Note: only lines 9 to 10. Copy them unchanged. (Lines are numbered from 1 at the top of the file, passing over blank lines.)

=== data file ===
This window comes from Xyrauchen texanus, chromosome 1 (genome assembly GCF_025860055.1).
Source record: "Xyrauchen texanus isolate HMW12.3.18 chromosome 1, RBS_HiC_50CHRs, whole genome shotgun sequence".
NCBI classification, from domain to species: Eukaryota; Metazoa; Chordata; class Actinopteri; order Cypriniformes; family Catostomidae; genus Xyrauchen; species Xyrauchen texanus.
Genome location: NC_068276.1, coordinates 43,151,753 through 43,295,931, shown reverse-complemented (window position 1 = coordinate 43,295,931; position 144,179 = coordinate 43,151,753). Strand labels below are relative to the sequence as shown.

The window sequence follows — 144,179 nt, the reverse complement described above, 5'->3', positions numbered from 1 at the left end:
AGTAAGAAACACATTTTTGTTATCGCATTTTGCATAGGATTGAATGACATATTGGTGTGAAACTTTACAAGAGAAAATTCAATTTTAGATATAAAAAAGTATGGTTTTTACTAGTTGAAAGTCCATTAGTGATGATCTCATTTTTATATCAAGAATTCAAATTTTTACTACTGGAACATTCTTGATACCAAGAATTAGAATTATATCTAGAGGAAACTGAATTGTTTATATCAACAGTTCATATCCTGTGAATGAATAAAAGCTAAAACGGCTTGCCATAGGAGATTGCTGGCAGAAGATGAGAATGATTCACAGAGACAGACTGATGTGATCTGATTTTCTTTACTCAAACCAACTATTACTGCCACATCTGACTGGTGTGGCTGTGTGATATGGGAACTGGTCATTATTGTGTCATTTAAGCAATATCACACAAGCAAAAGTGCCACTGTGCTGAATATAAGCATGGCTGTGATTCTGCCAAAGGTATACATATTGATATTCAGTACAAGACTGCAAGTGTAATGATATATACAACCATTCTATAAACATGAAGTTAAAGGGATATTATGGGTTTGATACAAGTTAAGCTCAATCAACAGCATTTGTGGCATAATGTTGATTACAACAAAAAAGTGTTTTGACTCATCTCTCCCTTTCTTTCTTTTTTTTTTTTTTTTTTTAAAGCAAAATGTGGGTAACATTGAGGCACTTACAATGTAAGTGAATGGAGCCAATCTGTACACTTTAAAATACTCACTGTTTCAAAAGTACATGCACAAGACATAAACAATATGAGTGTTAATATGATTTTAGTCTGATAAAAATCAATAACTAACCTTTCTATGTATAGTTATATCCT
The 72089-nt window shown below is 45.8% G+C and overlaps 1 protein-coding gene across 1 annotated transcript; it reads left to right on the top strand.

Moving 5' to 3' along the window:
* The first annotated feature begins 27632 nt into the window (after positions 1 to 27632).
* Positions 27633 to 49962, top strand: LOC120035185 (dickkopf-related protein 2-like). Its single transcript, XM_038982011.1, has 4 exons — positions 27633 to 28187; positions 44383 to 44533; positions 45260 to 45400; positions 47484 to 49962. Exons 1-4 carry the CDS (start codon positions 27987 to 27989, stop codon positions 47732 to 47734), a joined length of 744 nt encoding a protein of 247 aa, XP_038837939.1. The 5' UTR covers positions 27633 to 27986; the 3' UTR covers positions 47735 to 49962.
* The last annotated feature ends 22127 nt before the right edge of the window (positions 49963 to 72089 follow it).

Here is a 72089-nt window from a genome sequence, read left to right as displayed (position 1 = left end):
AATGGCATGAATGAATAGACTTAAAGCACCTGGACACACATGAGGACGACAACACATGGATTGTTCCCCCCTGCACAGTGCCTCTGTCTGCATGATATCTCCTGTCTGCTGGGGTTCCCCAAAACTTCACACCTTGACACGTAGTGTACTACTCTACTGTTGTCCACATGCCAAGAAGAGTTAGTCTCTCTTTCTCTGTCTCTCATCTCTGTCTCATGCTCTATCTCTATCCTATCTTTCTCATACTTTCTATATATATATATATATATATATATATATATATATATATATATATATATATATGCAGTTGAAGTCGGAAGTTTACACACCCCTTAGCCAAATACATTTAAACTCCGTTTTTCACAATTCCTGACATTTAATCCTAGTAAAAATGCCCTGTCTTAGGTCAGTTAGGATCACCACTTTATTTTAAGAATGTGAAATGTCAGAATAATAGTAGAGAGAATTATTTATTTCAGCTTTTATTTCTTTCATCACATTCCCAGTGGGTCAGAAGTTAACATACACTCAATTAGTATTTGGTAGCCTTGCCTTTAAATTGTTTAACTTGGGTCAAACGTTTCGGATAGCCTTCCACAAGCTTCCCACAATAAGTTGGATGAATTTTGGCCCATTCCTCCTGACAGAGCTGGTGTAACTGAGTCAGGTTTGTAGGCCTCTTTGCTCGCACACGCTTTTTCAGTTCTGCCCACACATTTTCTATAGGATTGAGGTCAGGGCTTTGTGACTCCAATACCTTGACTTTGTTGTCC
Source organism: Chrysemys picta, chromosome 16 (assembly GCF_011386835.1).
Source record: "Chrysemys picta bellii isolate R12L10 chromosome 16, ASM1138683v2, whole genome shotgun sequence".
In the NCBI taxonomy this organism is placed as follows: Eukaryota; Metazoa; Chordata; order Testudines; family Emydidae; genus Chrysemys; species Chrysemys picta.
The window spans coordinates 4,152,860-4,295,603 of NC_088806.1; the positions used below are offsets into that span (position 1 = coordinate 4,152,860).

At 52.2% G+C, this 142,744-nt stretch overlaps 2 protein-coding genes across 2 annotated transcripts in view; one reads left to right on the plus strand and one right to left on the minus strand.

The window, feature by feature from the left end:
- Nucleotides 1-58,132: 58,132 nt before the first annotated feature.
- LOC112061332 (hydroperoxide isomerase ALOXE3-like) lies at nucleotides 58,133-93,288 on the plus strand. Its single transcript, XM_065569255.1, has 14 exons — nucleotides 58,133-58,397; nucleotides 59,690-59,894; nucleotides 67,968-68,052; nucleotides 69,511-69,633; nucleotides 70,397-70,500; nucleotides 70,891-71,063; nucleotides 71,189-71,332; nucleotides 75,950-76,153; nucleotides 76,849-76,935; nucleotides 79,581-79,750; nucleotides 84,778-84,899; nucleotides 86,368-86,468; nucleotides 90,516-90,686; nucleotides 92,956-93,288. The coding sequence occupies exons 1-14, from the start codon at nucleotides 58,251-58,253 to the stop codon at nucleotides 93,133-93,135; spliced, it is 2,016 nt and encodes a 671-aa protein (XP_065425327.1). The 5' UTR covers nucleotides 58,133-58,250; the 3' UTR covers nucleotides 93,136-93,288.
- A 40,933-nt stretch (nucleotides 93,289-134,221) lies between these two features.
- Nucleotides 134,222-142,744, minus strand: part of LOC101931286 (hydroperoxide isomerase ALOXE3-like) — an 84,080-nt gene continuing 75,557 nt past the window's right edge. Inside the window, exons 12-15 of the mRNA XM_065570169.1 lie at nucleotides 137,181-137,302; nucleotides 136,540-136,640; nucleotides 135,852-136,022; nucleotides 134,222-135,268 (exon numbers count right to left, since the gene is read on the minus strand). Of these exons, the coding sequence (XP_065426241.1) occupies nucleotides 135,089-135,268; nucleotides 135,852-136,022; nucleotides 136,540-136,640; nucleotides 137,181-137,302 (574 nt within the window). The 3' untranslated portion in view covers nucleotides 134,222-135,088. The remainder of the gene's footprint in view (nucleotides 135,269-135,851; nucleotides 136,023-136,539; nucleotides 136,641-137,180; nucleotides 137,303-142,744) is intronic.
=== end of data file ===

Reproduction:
* The first annotated feature begins 27632 nt into the window (after positions 1 to 27632).
* Positions 27633 to 49962, top strand: LOC120035185 (dickkopf-related protein 2-like). Its single transcript, XM_038982011.1, has 4 exons — positions 27633 to 28187; positions 44383 to 44533; positions 45260 to 45400; positions 47484 to 49962. Exons 1-4 carry the CDS (start codon positions 27987 to 27989, stop codon positions 47732 to 47734), a joined length of 744 nt encoding a protein of 247 aa, XP_038837939.1. The 5' UTR covers positions 27633 to 27986; the 3' UTR covers positions 47735 to 49962.